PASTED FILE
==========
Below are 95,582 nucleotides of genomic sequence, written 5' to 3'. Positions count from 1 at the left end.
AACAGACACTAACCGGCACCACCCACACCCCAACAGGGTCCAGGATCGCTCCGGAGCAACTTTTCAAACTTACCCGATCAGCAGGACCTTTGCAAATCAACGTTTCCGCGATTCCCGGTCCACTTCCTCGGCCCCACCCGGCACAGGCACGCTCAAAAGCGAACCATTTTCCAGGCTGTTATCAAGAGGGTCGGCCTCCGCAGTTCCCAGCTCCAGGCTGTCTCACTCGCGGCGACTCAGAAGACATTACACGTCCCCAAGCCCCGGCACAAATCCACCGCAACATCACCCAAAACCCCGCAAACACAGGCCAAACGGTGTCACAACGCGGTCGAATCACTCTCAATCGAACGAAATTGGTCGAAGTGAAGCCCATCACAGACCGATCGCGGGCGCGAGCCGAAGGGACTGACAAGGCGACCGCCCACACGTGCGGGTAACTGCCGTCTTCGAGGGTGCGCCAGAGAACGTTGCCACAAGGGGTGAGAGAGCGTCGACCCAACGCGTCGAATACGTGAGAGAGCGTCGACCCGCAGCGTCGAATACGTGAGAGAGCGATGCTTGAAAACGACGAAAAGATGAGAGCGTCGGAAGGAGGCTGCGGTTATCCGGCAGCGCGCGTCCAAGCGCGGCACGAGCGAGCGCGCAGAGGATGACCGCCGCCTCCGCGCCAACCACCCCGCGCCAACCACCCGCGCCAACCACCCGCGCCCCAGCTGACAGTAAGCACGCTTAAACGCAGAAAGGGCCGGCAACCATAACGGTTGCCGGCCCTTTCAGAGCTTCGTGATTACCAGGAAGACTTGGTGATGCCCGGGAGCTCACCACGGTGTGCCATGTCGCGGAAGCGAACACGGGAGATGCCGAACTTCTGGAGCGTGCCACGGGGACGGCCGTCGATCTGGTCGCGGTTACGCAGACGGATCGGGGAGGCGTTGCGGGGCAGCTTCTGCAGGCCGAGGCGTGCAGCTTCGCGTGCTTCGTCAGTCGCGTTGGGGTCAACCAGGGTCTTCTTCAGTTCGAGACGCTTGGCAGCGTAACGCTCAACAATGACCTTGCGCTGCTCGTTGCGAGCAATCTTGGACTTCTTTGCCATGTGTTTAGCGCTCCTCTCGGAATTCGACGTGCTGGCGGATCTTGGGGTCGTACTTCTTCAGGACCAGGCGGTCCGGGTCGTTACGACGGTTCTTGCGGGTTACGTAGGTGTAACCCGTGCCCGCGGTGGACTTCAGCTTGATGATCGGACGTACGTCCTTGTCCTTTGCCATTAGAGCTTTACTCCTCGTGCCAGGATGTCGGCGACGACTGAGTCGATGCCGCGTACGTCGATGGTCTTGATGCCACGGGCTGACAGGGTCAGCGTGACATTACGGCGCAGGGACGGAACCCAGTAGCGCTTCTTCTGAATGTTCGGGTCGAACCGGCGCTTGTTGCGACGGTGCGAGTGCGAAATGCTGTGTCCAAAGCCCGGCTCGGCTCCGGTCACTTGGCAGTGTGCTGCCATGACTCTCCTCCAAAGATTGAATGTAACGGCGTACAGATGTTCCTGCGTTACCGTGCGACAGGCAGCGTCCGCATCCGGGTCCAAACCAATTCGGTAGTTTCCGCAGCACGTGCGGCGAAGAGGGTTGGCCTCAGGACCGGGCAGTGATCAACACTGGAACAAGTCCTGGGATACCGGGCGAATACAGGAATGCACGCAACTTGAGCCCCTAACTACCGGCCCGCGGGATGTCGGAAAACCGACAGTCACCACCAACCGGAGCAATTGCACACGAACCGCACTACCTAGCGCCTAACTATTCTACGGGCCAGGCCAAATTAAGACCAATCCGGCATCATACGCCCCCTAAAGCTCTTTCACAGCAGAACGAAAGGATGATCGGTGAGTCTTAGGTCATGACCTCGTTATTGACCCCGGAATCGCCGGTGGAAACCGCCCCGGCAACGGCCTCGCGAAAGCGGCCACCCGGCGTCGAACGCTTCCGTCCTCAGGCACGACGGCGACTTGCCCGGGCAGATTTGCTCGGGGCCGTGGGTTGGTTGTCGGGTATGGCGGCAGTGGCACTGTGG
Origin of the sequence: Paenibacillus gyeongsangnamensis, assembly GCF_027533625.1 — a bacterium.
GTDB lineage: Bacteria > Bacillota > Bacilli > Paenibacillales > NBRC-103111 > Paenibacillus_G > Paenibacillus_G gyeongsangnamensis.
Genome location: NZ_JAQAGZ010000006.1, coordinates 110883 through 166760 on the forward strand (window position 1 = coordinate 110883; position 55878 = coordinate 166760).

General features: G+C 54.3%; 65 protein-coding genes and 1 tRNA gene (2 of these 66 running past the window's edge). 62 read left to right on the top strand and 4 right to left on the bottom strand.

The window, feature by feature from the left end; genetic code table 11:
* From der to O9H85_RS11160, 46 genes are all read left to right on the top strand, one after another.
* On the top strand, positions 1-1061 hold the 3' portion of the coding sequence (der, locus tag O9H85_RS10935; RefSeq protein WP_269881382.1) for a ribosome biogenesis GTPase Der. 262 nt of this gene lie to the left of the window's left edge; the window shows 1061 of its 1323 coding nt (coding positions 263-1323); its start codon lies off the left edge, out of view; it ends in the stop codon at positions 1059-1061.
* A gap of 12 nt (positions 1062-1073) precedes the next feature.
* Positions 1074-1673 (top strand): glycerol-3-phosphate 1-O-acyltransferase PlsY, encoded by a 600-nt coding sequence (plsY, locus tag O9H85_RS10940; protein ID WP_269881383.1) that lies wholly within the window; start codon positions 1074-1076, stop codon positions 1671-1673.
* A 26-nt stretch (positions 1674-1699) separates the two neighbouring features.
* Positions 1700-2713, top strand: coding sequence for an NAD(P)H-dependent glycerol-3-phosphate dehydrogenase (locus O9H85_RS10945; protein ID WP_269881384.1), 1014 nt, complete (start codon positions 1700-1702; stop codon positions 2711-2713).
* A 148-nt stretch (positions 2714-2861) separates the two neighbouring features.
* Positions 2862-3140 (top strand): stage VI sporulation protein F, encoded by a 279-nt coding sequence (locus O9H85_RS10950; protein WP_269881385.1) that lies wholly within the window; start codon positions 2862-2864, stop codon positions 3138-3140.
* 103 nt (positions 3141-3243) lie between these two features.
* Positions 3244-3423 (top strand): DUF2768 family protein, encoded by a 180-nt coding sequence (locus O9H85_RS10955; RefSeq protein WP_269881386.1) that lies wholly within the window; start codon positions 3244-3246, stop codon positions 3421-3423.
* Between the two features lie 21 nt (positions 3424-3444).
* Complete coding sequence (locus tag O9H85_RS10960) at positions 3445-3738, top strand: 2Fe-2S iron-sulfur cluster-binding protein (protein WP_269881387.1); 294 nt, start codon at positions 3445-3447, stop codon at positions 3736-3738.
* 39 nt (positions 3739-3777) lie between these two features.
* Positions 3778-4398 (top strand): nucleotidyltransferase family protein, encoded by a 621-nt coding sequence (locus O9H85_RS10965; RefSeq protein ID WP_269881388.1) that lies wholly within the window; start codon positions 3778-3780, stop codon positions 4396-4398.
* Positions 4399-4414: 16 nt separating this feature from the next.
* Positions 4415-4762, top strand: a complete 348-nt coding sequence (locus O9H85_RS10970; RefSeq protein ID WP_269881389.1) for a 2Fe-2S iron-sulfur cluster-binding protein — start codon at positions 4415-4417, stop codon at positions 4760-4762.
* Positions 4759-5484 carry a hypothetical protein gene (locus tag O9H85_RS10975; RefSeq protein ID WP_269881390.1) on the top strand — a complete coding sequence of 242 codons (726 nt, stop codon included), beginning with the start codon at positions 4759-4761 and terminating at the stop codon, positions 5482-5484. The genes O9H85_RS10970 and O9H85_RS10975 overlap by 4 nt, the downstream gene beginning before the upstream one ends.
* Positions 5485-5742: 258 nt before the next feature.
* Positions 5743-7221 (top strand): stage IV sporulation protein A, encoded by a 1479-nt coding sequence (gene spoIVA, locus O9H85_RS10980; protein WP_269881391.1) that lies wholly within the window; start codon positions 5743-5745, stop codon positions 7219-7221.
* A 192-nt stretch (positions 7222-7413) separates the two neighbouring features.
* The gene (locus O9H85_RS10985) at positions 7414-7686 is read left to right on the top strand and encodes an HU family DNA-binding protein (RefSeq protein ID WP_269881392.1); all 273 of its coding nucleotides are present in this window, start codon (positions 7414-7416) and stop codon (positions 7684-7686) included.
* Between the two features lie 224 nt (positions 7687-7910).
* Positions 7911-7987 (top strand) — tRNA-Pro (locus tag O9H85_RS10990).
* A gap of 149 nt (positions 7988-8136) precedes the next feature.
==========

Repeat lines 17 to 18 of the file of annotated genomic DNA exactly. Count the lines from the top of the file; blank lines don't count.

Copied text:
* Positions 3244-3423 (top strand): DUF2768 family protein, encoded by a 180-nt coding sequence (locus O9H85_RS10955; RefSeq protein WP_269881386.1) that lies wholly within the window; start codon positions 3244-3246, stop codon positions 3421-3423.
* Between the two features lie 21 nt (positions 3424-3444).